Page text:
The people who make up the movements that we are concerned with consistently speak out to say that our government today does not listen, it no longer serves the American people, it exists to serve its own ends. The merits of that argument are not within the purview of this guide. Rather, the authors wish to urge Justice Brandeis's warning upon those who administer our state courts. That is, while we do not advocate an ultra-sympathetic response at the expense of safety and the efficient operation of the courts, we do implore those charged with running our court system to do two things: learn the history behind the beliefs we are seeing spread across our land, and understand that these are not militia members or "Patriots" or "ultra-conservatives," but rather citizens who come before you seeking the same fair treatment that those without any label attached receive.
To that end, this guide is organized in the. following manner. Part I includes an essay that provides a historic overview of the "common law courts" movement. This essay was written by Dr. Mark Pitcavage, a widely traveled lecturer on the "militia movement" and operator of the Militia Watchdog website.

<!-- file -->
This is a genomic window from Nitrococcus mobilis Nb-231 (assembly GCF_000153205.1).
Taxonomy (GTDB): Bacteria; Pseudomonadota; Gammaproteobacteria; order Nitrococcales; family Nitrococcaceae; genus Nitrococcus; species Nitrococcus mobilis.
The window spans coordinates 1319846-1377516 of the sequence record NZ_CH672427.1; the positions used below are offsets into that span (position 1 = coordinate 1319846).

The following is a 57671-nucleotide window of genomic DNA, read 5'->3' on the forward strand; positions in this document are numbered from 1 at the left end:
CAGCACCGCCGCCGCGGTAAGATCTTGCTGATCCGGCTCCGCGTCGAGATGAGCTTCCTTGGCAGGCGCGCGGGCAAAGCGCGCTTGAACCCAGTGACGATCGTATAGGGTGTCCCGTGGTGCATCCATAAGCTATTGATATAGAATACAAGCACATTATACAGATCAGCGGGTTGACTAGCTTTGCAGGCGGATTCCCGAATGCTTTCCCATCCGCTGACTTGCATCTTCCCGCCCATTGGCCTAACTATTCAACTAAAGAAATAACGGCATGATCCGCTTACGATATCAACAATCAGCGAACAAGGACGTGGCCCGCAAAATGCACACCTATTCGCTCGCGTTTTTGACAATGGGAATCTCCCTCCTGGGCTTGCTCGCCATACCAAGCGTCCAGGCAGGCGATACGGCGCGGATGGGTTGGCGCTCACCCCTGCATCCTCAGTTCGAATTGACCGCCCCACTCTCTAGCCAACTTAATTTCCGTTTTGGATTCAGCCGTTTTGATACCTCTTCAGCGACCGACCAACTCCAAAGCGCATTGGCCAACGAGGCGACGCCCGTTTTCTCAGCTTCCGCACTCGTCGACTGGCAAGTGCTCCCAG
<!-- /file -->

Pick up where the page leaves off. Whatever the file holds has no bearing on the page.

Parts II through IV include a discussion of many of the common tactics used by members of these groups - both in and against the courts - as well as typical responses to each tactic. Part V is a brief introduction to and discussion of the relationship between potential responses to the tactics and the Trial Court Performance Standards ("TCPS"). While not all courts have adopted or use the TCPS, they provide a good framework for making a broader assessment of the relative value of each potential response - because the TCPS value less tangible things as "access to justice" and "equality, fairness and integrity."